Update: Unfortunately the magnets weren’t all as effective that they were promised to be. Because of the movement and the sizing of my legs throughout the day, there was too much variance in my sockets. The magnets would not stay together.
On a daily occurence, I would feel the magnets separate and my leg would loosen in the socket. It became no longer safe. So I went back to my pin locking system. Now, I’m completely comfortable and I trust that I won’t lose my leg during simple regular activities. Oh well, it was worth a try.
Walking with two prosthetic legs
I first learned to walk with new prosthetic legs once I healed from leg amputation surgery. It’s important that there are no open wounds. Additionally, it is advised that you don’t wear your prosthetic legs all day long, in order to acclimate to having new prosthetic legs on. It didn’t take me very long to get to the point where I wore them from morning until night.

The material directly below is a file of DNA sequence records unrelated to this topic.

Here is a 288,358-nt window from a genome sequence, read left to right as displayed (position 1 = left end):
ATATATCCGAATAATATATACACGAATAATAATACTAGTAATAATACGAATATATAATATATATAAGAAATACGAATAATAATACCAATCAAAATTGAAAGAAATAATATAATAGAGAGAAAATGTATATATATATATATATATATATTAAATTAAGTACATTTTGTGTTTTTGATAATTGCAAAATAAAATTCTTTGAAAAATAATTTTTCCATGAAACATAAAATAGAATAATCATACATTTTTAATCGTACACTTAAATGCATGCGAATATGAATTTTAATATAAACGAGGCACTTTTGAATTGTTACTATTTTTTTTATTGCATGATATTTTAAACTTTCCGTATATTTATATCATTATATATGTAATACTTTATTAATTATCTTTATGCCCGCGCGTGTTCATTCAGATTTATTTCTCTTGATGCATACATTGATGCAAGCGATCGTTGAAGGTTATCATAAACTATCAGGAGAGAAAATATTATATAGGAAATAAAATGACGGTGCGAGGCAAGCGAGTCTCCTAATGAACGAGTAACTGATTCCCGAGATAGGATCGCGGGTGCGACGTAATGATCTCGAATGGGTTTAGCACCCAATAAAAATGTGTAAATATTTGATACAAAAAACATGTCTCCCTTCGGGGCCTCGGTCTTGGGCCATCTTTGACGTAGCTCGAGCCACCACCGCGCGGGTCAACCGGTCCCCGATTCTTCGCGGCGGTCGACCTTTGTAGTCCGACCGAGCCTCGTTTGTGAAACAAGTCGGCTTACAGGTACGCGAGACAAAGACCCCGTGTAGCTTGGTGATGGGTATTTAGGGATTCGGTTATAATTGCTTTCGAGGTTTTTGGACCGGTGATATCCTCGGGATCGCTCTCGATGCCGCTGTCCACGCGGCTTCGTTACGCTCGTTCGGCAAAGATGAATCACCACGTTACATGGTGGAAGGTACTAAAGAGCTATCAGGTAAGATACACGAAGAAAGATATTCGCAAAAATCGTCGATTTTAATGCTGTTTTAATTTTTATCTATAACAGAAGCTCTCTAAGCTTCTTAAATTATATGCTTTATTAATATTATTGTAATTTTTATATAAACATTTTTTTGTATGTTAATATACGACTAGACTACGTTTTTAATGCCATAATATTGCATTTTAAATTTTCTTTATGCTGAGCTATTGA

At first, I felt like a baby giraffe trying to stand for the first time. Remember, I was walking with two prosthetic legs so it was extremely awkward. Normally, you train with parallel bars in the prosthetists office. However, because I didn’t have hands, my husband Mike was on one side and Tony was on the other. I graduated to a special walker designed for upper amputees, once I was more secure on my new legs. I went through physical therapy for several months after that. It didn’t take long for me to acclimate to the legs. I still struggle with stairs, but my gait looks completely normal and with long pants on, you would never know my legs had been amputated and I was walking with prosthetic legs.